One of the oldest parts of Belgrade, the first to be built outside the walls of Belgrade Fortress and the first that most visitors encounter as it is located next to the train and bus station, Savamala was also once the center of the city. After the pedestrian zone was moved to Knez Mihailova Street, Savamala lingered as an industrial district. Decades later it was transformed into one of the most popular parts of Belgrade, and is now known as an urban design neighborhood. Savamala’s name comes from the river Sava and the Turkish word "mahala", which means settlement or a small town.
Luka Ćelović’s merit
The great Serbian philanthropist and merchant Luka Ćelović was responsible for creating Savamala. He transformed the formerly unattractive and poor areas by the river into today’s buildings, which are almost all monuments to culture. His greatest legacy is Karađorđeva Street.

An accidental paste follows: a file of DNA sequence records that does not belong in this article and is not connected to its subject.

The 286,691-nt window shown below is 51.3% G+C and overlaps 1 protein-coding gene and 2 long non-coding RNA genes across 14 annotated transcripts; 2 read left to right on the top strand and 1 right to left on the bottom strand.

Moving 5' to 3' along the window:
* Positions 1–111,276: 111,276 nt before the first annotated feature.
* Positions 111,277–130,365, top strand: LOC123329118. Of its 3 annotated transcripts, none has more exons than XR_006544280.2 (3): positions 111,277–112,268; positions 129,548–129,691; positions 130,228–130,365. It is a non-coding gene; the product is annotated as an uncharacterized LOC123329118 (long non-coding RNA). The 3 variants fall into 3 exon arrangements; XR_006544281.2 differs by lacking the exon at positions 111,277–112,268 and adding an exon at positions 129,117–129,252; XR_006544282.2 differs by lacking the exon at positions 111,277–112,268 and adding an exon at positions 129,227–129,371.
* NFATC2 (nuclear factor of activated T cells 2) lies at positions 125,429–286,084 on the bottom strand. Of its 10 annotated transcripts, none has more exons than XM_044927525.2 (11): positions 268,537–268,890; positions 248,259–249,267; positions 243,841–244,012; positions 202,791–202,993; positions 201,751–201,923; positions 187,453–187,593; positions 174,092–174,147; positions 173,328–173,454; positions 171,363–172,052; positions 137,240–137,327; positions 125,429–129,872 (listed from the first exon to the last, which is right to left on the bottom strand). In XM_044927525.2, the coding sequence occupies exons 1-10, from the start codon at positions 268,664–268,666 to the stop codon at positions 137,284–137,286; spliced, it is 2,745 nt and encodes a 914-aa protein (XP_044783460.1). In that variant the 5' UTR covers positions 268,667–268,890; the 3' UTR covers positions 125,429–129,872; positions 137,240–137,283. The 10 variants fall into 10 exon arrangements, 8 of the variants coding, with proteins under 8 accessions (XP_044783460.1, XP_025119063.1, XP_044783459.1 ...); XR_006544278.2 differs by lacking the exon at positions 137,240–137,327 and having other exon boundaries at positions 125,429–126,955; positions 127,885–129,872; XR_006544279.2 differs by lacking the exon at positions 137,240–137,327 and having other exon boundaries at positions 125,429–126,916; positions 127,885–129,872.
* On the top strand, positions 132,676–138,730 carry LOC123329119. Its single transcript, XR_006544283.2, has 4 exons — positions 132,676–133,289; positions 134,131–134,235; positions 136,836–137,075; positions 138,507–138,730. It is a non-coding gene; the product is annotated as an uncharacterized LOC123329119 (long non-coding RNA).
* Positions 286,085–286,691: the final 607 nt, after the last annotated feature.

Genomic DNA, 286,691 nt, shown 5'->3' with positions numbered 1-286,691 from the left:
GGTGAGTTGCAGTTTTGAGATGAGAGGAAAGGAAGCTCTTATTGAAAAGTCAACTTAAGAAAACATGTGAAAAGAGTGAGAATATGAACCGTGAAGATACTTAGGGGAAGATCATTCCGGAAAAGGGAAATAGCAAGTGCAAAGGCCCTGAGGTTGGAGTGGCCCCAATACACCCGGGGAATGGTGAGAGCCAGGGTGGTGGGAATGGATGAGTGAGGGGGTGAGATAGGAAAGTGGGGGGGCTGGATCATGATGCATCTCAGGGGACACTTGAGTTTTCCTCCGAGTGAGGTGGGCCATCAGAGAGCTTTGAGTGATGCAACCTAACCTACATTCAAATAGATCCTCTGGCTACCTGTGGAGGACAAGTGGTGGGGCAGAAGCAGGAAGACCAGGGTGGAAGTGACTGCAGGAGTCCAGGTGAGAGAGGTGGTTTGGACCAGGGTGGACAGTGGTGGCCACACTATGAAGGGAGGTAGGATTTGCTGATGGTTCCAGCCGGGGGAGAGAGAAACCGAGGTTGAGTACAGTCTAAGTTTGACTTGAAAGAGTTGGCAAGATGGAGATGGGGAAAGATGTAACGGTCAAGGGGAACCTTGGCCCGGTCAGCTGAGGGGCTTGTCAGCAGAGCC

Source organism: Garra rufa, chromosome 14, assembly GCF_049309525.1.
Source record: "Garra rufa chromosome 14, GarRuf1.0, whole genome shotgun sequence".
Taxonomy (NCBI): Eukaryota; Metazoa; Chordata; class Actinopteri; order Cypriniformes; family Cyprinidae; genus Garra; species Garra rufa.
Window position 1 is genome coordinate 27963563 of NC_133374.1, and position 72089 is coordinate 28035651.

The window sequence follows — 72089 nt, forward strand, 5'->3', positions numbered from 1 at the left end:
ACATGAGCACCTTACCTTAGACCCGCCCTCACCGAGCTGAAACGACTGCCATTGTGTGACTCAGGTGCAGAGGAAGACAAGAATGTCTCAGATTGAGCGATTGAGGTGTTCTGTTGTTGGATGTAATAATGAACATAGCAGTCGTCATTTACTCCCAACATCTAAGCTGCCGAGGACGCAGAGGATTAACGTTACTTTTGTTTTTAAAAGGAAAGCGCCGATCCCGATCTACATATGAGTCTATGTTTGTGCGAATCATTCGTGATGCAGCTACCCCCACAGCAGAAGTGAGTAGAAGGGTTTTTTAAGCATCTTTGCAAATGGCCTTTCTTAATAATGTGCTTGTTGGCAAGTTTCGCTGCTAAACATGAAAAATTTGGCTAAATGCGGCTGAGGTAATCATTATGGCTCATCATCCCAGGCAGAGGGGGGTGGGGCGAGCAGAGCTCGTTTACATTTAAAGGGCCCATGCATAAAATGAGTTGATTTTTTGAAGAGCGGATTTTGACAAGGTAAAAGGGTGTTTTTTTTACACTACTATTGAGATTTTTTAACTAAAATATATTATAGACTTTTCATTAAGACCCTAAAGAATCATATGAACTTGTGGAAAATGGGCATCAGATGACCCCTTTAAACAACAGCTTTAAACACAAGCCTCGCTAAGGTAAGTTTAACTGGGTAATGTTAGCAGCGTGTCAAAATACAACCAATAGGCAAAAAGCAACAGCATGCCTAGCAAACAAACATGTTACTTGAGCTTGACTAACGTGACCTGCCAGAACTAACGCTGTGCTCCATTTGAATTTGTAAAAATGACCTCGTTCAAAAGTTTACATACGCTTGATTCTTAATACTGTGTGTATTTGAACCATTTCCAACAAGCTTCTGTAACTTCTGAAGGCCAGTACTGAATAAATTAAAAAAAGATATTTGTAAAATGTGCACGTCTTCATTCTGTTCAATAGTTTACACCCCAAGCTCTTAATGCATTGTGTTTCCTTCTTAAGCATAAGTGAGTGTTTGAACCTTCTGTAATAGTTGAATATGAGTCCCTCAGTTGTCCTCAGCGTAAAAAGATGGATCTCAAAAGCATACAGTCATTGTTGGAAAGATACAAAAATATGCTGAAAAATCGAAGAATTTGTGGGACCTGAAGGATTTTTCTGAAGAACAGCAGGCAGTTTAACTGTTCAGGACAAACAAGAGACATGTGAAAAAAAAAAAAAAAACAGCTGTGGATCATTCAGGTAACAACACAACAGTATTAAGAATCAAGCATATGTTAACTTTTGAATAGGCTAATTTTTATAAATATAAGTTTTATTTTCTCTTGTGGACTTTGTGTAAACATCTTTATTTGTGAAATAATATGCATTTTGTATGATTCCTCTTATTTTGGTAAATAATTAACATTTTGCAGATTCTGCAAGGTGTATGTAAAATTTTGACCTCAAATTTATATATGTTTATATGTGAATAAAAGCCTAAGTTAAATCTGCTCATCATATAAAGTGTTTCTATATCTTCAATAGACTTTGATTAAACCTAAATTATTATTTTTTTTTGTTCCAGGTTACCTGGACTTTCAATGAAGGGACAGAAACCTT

Constructed between in 1905 and in 1907 in the spirit of eclecticism with prominent elements of baroque and Art Nouveau, the building of the Geological Institute is one of the anthological examples of contemporary Serbian architecture, and today it is a protected monument.
Built in 1912 in the spirit of classicism, the building was originally the home of the insurance and Credit Cooperative Society of Belgrade. During the World Congress of Bankers and Financial Experts, Belgrade was visited by a member of the famous Rockefeller family, thanks to whom the hotel was renovated.
"The Bridge of King Alexander" was put into operation in December 1934. Belgraders call it "The Sava Bridge" or "The Bridge of Brankova Street." Many believe that it is named after Branko Ćopić, who ended his life by jumping from the bridge, but it and the street are actually named after the poet Branko Radicević.